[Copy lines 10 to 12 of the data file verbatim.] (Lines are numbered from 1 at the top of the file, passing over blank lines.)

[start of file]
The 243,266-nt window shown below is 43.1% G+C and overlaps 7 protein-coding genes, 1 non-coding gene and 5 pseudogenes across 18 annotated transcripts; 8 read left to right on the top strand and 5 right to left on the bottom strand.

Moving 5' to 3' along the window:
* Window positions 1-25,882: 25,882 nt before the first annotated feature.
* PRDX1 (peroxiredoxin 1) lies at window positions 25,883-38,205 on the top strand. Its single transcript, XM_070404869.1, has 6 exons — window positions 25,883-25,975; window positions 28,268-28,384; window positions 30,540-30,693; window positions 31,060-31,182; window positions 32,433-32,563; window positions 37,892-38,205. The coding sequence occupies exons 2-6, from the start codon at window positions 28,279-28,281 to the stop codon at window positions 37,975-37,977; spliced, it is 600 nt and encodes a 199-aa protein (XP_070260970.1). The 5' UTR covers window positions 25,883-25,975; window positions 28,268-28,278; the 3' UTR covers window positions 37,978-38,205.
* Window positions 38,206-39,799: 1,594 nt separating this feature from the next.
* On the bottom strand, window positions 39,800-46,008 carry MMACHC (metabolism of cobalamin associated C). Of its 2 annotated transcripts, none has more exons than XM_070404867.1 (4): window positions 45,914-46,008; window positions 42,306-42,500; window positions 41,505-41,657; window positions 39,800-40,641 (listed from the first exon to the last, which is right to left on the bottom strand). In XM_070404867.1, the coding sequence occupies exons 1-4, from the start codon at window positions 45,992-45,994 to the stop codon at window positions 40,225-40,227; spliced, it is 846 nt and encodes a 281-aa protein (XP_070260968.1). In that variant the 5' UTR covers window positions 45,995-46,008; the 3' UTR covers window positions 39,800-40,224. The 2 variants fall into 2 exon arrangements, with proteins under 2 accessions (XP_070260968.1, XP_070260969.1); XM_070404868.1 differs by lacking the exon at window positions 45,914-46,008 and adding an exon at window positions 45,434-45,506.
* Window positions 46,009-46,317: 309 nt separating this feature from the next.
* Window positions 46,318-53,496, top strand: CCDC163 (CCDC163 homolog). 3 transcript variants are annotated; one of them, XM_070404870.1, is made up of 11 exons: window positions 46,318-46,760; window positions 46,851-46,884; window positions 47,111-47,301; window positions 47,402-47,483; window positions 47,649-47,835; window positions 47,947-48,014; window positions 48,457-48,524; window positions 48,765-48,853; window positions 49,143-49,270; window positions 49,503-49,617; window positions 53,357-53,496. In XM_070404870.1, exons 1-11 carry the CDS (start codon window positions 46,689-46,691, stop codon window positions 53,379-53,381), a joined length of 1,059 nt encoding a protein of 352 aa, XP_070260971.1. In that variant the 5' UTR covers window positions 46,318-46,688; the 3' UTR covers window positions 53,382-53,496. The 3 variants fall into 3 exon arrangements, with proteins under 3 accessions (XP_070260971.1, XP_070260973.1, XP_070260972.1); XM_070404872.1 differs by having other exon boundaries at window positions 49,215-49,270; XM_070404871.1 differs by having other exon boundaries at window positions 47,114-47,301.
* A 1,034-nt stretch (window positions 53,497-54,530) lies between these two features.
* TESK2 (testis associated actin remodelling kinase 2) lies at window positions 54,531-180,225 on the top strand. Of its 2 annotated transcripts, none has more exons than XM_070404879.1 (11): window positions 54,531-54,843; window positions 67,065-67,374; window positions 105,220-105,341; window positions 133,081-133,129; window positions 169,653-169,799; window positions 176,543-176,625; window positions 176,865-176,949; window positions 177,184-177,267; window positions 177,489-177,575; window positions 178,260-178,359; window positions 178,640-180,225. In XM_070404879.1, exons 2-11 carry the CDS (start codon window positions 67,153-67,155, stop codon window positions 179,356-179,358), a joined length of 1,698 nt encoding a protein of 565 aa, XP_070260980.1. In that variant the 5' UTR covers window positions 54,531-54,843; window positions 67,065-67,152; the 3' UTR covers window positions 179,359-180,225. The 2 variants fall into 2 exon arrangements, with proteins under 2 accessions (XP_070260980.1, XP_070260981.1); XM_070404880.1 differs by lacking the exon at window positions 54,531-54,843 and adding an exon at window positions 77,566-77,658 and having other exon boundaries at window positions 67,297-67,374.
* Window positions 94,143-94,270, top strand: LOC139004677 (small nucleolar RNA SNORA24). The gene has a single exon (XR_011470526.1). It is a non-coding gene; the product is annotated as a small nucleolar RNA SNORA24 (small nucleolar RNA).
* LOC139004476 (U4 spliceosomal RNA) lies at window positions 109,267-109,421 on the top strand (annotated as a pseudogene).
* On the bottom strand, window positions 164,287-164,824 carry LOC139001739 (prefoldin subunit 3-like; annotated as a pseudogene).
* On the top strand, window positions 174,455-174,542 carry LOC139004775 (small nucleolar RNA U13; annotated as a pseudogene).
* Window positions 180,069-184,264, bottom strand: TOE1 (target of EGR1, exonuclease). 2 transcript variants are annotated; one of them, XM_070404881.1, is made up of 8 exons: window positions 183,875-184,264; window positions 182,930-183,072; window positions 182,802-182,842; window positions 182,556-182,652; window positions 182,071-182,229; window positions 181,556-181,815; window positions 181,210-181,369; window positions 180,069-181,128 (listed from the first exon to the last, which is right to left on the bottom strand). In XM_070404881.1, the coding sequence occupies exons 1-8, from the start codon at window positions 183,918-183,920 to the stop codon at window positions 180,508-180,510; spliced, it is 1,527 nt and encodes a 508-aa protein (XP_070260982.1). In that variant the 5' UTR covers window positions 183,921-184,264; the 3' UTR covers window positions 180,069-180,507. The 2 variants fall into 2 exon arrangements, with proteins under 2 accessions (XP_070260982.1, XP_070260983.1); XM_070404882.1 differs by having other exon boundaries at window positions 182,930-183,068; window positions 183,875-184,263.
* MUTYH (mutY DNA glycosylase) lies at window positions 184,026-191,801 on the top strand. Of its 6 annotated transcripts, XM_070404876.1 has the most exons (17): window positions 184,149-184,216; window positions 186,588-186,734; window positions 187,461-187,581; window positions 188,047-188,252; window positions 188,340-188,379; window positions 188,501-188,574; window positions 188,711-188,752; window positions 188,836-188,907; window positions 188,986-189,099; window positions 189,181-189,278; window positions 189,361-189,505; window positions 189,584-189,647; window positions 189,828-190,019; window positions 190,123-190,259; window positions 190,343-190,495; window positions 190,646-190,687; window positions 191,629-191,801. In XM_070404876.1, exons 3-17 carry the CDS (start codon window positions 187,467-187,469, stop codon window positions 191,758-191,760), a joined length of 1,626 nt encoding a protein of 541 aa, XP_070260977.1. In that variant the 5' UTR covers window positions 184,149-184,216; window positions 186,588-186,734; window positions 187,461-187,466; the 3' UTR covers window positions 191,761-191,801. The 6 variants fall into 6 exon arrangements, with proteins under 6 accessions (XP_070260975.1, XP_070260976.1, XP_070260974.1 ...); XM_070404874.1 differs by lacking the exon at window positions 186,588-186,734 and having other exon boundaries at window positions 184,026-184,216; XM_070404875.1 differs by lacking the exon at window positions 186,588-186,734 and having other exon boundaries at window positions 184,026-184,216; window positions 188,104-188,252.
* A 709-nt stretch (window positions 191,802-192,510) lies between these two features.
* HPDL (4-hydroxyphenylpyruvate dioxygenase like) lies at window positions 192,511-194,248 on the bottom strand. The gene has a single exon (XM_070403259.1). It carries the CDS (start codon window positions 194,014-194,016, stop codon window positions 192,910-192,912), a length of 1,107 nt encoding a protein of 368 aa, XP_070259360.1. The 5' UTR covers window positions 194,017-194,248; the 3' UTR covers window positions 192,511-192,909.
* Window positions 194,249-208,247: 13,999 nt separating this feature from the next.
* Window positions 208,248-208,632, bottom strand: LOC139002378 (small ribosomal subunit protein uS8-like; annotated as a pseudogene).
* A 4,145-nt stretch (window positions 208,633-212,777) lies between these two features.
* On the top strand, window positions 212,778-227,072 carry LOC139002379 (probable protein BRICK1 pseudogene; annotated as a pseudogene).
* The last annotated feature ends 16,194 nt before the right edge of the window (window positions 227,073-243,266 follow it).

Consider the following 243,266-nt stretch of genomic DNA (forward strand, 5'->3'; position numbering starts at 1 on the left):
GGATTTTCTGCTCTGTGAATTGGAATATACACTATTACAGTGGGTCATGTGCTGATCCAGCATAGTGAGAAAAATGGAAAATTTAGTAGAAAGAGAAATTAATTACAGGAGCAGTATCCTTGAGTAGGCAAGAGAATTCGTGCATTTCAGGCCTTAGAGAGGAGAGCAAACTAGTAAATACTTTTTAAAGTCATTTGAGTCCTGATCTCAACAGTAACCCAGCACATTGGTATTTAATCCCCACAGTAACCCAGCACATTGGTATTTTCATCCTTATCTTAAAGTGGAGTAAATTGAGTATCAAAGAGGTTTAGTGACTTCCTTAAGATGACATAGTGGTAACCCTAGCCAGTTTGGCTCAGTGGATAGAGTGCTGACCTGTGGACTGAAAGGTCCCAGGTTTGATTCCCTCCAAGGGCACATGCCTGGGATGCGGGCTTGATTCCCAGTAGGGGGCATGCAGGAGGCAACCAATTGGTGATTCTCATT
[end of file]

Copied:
* TESK2 (testis associated actin remodelling kinase 2) lies at window positions 54,531-180,225 on the top strand. Of its 2 annotated transcripts, none has more exons than XM_070404879.1 (11): window positions 54,531-54,843; window positions 67,065-67,374; window positions 105,220-105,341; window positions 133,081-133,129; window positions 169,653-169,799; window positions 176,543-176,625; window positions 176,865-176,949; window positions 177,184-177,267; window positions 177,489-177,575; window positions 178,260-178,359; window positions 178,640-180,225. In XM_070404879.1, exons 2-11 carry the CDS (start codon window positions 67,153-67,155, stop codon window positions 179,356-179,358), a joined length of 1,698 nt encoding a protein of 565 aa, XP_070260980.1. In that variant the 5' UTR covers window positions 54,531-54,843; window positions 67,065-67,152; the 3' UTR covers window positions 179,359-180,225. The 2 variants fall into 2 exon arrangements, with proteins under 2 accessions (XP_070260980.1, XP_070260981.1); XM_070404880.1 differs by lacking the exon at window positions 54,531-54,843 and adding an exon at window positions 77,566-77,658 and having other exon boundaries at window positions 67,297-67,374.
* Window positions 94,143-94,270, top strand: LOC139004677 (small nucleolar RNA SNORA24). The gene has a single exon (XR_011470526.1). It is a non-coding gene; the product is annotated as a small nucleolar RNA SNORA24 (small nucleolar RNA).
* LOC139004476 (U4 spliceosomal RNA) lies at window positions 109,267-109,421 on the top strand (annotated as a pseudogene).